Self-Centered for Service


"As you grow older you will discover that you have two hands: one for helping yourself and one for helping others."- AH

ReConnectEd to Life is changing the perception of what it means to be self-centered. Long regarded as a term denoting selfishness or having complete disregard for others, it has unfairly earned a bad reputation.We believe that being self-centered is actually a positive quality achieved by making our own health and well-being a priority above ANYTHING and EVERYONE else.  Consistently practicing the four seeds of self-care(eating well, sleeping well, meditation and exercise) will strengthen our innate abilities to accomplish personal goals, foster more meaningful relationships and reconnect with our community. In short, when we feel better, we do better- for ourselves and everyone around us.


I attended a three day retreat last July and was completely overwhelmed by the amount of love that was constantly showed me through the service of others. I was affected so much by the experience that I, too, wanted to be a part of serving others in the same way. However, I have no doubt that my self-care practices primed me to be eager and joyful for the opportunity to serve. And I am still only beginning to experience the personal gratification that comes with the action to serve others. For so long I thought I was incapable of going above and beyond to help others. I barely had time for my own family's needs, let alone the needs of strangers. I couldn't begin to fathom that I could actually enjoy serving others.


I signed up to serve this past weekend on the same retreat I attended in July. I was excited to make this grand gesture of service, as if I was finally doing something worthwhile to contribute to my community. I was laying in my bunk bed in the dorm one evening, observing a fellow volunteer as she watched her daughter perform for her school's show choir on a live stream. She explained that this was their first performance of the year and she was upset to be missing it but her daughter had insisted she go to the retreat instead because she knew how much she enjoyed serving. She agreed to go, but the look on her face as she attempted to get online was clear- she wasn't going to miss that performance even if it meant she had to see it from her phone. She watched so intently, commenting on every nuance of the performance, keenly aware of when someone hit that difficult high note or missed a dance step they had practiced hundreds of times. I had a clear vision in my mind of what the scene looked like just from her giving a play by play of the scene. I thought how beautiful it was to watch her face light up as the kids performed to standard and to watch compassion in her eyes when they made mistakes. I thought about how much time and effort had gone into getting that child to and from practice and the devotion she had to her child's success by knowing every aspect of what needed to happen to make the performance a success. I thought about all the ways she serves everyday to enhance the life of another.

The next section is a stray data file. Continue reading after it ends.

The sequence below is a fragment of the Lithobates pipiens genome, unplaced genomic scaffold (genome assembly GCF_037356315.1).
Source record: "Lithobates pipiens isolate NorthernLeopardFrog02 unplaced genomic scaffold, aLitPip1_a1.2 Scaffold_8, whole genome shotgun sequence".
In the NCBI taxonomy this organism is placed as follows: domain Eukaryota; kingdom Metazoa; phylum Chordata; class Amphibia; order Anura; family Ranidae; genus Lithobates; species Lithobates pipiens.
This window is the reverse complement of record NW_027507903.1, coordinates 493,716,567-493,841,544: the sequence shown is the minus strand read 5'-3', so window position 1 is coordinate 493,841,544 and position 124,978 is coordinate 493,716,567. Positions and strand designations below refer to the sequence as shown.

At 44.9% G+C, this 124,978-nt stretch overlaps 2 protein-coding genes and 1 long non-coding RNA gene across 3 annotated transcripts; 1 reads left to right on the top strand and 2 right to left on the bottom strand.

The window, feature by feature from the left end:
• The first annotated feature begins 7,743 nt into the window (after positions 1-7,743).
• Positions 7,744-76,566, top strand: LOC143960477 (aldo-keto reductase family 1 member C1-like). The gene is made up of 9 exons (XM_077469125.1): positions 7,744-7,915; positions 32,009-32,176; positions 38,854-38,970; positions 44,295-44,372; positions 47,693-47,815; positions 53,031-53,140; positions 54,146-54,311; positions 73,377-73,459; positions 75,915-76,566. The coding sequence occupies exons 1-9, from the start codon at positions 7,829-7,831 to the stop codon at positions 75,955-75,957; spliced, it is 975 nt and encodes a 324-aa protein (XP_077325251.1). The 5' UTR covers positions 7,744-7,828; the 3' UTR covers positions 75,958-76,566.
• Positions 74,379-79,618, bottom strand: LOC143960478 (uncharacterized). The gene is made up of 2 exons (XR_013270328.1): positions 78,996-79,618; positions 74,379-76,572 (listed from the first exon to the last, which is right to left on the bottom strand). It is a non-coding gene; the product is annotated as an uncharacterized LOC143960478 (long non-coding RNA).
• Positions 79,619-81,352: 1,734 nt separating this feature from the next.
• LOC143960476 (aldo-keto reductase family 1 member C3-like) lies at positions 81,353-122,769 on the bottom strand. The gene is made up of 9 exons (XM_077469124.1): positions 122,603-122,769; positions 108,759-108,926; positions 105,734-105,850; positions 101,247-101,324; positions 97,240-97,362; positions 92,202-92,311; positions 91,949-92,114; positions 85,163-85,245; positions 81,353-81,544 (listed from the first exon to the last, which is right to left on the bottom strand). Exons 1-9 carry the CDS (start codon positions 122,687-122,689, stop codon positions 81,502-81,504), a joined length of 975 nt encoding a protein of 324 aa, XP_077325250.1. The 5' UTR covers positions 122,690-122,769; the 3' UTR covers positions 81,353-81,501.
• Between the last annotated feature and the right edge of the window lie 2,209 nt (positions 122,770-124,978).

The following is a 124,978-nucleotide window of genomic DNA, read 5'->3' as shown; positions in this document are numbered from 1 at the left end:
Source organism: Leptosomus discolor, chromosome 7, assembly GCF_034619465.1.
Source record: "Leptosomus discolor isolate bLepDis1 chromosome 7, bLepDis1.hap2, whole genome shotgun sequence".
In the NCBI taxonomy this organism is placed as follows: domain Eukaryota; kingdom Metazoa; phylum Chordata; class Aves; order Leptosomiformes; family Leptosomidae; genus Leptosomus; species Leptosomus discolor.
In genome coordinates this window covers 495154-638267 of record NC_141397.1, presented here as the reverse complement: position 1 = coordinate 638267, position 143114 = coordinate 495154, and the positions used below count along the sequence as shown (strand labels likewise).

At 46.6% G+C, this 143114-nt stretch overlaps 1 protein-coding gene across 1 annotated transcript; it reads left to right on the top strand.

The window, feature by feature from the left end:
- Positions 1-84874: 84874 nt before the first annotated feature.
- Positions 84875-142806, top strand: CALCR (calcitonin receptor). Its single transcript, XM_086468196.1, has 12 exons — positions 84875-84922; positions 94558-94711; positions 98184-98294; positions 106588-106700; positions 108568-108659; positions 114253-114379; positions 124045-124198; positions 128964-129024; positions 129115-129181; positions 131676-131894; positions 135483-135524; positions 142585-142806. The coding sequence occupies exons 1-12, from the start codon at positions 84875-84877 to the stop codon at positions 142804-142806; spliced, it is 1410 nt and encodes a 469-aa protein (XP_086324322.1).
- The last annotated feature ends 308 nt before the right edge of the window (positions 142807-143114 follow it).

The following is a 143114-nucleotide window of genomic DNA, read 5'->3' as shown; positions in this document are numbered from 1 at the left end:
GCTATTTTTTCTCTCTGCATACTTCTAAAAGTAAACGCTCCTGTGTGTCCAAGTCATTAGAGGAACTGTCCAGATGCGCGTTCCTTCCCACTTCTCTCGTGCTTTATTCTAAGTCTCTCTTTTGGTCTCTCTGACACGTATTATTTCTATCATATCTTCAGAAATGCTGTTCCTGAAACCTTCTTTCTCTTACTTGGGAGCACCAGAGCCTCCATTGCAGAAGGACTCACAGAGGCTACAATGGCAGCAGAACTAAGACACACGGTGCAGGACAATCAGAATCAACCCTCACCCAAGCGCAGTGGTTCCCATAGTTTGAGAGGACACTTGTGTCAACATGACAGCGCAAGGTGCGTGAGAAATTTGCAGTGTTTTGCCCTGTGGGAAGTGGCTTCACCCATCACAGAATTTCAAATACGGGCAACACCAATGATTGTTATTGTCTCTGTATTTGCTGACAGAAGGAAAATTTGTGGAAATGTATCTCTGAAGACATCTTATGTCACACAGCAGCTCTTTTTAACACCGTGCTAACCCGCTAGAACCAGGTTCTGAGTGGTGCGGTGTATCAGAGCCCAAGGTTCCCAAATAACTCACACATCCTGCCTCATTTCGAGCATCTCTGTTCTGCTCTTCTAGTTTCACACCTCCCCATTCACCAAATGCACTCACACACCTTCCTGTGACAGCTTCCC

"Everyone can be great...because anybody can serve."- Martin Luther King Jr.

I realized by the simple encounter of watching a proud mother enjoy her daughter's performance, that we all serve in one way or another. And we should celebrate and acknowledge ourselves more when it comes to how much we already contribute. The excitement of what we are already doing is the energy that ultimately propels us to want to do more. Not all of us have the opportunity to get away for three days to serve on a retreat, but we all have opportunities everyday to serve in our own circle of influence. How we move throughout our day, accomplishing our daily mundane tasks, can be an act of service if we let it. I remember telling someone once that I wasn't a naturally servant-minded person and them being astonished that I could say such a thing. "You have four kids! And you help babies be born!" And while it may have seemed obvious to her that my life was filled with service, I didn't celebrate myself that way. I downplayed my service because I wasn't doing noble things like feeding the homeless or digging wells in Africa.


We need not go outside our own homes, families, or communities in order to serve greatly so as to influence world change. In fact, what the world needs most is for us to start where we are. With ourselves and our own self-care. The world needs us to be self-centered so we have the brain health to feel better and, ultimately, do better in our relationships and our community. Grand gestures of service are amazing and important and deeply appreciated. But the amount of time we spend consistently and joyfully offering ourselves in service to our daily tasks and relationships is how we will cultivate true and long-lasting change.


With love and gratitude,


Kinda and Rachel





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